(Bloomberg) -- The producer of “The Wolf of Wall Street” is in talks with the U.S. Justice Department to settle a lawsuit alleging the movie was funded by money siphoned from a Malaysian state investment fund.
Lawyers for Red Granite Pictures Inc., which was co-founded by Riza Aziz, a stepson of Malaysian Prime Minister Najib Razak, and the U.S. on Tuesday asked a federal judge in Los Angeles to extend a deadline in the lawsuit so that they can “focus on their ongoing negotiations.”
The case against the 2013 Martin Scorsese picture is part of more than a dozen forfeiture lawsuits the U.S. filed last year against over $1 billion in assets allegedly acquired with money stolen from 1Malaysia Development Bhd. The assets include mansions in Beverly Hills, California, luxury condos in New York, and art work.
The Justice Department is seeking the profits, royalties and distribution proceeds that are owed to Red Granite Pictures. The movie starring Leonardo DiCaprio took in $392 million in worldwide ticket sales, according to website BoxOfficeMojo.
Riza is a friend of Low Taek Jho, also known as Jho Low, the Malaysian financier whom the U.S. alleges orchestrated the scheme that looted a total of $3.5 billion from the $8 billion Malaysian fund going back to 2009. Trusts for Low and his family are fighting the lawsuits seeking to forfeit hundreds of millions of dollars in assets, including a stake in New York’s Park Lane Hotel, a stake in EMI Music Publishing, a $35-million Bombardier Jet, and a $30-million penthouse at Time Warner Center.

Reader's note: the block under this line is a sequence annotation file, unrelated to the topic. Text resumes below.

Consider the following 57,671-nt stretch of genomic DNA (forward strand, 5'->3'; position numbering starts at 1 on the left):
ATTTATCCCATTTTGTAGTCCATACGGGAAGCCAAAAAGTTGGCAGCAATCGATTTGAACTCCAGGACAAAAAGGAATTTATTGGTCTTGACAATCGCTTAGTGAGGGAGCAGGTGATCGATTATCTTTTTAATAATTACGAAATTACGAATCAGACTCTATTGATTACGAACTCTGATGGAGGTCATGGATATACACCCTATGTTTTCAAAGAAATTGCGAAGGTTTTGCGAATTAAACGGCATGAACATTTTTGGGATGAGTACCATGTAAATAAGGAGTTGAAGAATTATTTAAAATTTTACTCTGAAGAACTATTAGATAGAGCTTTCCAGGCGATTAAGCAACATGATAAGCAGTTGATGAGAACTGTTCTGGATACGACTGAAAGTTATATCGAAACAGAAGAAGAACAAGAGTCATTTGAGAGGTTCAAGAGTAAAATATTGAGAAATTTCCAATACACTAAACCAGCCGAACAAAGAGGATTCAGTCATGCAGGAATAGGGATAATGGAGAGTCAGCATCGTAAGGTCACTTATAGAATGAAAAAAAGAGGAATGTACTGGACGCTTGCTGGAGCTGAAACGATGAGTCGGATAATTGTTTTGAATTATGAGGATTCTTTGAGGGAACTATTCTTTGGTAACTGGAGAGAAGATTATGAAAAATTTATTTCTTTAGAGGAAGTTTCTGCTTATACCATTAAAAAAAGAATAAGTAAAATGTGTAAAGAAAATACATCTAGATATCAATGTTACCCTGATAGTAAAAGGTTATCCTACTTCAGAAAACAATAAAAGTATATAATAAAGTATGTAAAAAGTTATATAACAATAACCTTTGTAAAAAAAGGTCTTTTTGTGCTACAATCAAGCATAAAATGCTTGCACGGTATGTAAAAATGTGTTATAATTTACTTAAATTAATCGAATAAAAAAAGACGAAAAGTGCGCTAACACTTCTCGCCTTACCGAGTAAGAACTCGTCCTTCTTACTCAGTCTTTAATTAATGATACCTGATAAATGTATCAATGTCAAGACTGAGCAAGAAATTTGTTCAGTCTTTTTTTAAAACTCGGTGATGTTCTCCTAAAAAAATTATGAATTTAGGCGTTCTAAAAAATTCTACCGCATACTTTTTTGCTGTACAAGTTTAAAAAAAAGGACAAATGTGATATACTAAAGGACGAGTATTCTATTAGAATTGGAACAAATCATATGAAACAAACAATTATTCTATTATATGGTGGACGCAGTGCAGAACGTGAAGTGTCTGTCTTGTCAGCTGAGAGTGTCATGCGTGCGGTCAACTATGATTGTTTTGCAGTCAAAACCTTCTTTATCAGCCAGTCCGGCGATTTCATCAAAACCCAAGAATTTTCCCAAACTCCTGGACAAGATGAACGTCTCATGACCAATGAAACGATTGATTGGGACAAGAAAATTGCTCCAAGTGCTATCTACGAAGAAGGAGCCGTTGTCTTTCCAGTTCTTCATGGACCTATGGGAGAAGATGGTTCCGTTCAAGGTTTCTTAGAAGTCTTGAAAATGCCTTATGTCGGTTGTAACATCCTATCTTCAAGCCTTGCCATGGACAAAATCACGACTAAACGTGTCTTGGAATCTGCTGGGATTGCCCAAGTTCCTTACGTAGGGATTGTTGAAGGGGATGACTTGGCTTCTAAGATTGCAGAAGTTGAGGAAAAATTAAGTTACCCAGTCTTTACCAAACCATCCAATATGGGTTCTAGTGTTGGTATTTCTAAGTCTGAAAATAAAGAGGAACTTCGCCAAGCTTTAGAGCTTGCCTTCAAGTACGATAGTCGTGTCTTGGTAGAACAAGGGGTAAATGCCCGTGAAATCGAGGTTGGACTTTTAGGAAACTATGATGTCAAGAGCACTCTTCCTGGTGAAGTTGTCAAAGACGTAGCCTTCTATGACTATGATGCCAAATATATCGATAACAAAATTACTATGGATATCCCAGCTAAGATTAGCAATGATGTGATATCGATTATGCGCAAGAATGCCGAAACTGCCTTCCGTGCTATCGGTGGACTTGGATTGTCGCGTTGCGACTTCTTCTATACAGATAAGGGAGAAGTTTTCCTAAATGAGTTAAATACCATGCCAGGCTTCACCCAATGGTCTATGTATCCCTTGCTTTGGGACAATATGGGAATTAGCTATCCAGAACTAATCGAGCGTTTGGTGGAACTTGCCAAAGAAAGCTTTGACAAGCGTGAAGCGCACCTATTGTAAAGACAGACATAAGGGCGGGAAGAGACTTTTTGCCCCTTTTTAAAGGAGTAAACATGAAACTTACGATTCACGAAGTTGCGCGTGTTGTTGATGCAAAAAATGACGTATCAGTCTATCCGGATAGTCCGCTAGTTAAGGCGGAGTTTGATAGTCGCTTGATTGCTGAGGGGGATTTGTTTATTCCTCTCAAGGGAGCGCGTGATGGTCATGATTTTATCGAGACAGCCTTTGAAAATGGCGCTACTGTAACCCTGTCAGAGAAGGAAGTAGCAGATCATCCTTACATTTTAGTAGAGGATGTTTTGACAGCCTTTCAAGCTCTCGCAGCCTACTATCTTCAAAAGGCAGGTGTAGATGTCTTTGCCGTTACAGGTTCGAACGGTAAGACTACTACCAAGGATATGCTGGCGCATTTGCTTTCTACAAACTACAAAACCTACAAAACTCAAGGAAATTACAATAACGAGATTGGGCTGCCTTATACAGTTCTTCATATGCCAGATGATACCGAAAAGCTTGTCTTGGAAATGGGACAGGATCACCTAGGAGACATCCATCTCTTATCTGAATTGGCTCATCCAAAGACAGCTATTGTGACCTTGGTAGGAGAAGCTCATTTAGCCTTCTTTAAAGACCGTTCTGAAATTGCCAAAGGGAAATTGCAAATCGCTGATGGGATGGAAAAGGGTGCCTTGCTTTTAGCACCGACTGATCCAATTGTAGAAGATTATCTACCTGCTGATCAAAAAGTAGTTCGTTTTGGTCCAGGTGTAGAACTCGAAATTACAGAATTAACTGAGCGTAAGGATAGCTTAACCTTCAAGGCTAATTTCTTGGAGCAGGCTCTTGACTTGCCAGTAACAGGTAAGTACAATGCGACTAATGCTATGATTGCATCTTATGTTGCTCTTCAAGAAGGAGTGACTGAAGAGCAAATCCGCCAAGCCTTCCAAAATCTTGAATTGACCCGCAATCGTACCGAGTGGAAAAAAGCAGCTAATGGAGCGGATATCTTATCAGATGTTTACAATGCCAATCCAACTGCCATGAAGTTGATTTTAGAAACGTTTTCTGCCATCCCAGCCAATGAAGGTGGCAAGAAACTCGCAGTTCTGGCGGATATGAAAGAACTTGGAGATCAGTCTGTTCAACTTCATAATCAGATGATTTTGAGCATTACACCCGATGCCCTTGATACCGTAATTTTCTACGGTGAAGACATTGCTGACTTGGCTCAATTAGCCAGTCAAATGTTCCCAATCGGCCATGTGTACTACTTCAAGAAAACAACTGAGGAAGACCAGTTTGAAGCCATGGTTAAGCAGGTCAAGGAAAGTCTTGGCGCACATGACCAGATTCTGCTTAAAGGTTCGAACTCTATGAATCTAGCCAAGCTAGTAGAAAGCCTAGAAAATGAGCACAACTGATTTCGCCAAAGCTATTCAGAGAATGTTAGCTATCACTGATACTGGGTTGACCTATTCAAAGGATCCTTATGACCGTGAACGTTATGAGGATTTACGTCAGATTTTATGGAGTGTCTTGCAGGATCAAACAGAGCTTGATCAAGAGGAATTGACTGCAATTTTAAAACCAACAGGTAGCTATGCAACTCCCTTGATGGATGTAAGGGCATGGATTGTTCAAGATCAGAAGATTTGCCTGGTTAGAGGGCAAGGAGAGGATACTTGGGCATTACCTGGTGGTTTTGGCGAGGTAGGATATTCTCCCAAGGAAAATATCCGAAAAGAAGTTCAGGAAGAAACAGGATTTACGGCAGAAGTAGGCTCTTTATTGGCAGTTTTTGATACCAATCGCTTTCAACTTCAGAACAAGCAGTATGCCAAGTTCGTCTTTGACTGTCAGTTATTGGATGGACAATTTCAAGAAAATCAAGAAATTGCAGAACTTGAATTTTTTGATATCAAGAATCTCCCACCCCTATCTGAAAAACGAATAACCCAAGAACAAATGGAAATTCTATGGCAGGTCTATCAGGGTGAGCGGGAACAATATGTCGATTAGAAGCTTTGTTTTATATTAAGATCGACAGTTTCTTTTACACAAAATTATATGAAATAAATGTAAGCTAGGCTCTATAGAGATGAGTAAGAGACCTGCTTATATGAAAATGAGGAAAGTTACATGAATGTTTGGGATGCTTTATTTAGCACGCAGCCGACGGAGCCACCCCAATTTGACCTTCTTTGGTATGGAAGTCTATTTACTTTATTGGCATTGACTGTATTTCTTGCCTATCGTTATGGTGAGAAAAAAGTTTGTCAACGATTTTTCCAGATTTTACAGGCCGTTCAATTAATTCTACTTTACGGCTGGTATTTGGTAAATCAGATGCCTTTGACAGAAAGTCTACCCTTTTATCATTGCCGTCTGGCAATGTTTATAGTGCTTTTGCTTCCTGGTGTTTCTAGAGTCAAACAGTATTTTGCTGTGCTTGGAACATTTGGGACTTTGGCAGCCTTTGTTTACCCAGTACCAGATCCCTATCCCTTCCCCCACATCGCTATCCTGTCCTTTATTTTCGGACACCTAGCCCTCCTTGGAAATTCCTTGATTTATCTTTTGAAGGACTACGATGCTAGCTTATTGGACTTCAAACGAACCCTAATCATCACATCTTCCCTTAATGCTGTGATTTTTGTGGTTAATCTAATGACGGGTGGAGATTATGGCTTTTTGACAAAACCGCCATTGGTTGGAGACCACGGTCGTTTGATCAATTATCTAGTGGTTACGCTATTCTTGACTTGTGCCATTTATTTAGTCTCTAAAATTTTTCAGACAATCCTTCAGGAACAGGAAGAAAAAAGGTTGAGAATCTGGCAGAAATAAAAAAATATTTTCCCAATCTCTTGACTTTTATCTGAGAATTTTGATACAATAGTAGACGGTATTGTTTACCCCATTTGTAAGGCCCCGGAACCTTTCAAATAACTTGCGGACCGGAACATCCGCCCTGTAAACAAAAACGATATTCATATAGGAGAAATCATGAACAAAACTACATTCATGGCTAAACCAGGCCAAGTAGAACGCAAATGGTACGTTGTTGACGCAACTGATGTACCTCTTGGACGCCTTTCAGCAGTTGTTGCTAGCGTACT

Low has said he provided consulting to 1MDB that didn’t break any laws, while the fund and Razak have both denied wrongdoing.
Matthew Schwartz, a lawyer for Red Granite Pictures, didn’t immediately respond to a request for comment on the negotiations. Thom Mrozek, a spokesman for the U.S. attorney’s office in Los Angeles, declined to comment.
The case is U.S. v. "The Wolf of Wall Street," 16-CV-05362, U.S. District Court, Central District of California (Los Angeles).